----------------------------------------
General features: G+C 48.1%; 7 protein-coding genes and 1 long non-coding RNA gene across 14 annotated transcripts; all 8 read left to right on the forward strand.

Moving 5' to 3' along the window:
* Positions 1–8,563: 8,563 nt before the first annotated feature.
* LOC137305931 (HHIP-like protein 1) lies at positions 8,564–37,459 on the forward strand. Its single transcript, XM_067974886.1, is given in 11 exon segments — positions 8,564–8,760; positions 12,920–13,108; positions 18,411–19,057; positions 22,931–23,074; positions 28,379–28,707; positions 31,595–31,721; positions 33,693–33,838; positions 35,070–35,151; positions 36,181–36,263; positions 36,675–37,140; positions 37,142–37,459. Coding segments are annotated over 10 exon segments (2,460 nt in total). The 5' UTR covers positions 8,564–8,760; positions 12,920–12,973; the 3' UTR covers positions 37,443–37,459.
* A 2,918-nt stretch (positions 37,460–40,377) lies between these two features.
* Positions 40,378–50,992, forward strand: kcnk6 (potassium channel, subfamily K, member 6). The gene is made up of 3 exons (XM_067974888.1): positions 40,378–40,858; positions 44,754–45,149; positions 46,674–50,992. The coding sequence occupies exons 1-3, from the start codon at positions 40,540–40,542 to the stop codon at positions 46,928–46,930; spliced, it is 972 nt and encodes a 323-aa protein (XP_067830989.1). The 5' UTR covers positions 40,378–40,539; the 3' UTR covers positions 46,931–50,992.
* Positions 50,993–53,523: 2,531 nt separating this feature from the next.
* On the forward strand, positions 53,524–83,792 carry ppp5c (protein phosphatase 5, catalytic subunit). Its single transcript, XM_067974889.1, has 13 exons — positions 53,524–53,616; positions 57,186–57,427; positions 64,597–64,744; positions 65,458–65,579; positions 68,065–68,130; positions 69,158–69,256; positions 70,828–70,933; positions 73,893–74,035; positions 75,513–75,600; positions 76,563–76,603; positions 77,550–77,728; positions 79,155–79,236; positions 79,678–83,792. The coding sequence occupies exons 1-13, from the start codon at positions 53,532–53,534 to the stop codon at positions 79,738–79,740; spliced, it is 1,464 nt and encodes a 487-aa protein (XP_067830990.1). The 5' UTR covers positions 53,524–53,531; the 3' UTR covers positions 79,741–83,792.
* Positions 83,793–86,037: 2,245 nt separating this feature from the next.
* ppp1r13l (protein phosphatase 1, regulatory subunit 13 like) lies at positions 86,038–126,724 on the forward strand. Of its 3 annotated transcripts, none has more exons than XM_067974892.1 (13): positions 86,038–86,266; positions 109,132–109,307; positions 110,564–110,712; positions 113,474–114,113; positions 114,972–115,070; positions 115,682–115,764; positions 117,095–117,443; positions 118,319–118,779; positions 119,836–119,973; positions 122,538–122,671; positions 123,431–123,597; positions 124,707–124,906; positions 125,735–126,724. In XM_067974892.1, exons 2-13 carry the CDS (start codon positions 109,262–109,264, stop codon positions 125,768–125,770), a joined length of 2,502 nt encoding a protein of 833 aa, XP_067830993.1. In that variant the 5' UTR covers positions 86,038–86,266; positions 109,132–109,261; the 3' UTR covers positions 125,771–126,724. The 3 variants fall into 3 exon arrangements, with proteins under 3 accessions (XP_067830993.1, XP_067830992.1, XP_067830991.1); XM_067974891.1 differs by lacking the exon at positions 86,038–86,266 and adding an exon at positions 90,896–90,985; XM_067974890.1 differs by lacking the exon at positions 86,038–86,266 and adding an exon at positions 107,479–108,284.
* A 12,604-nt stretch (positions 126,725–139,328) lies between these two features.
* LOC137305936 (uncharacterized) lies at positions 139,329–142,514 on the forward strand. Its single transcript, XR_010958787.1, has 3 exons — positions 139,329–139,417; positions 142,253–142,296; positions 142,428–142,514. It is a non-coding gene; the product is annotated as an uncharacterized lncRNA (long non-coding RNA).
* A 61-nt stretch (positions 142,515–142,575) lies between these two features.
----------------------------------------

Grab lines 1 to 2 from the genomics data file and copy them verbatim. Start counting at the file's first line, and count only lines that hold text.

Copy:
General features: G+C 48.1%; 7 protein-coding genes and 1 long non-coding RNA gene across 14 annotated transcripts; all 8 read left to right on the forward strand.

Moving 5' to 3' along the window: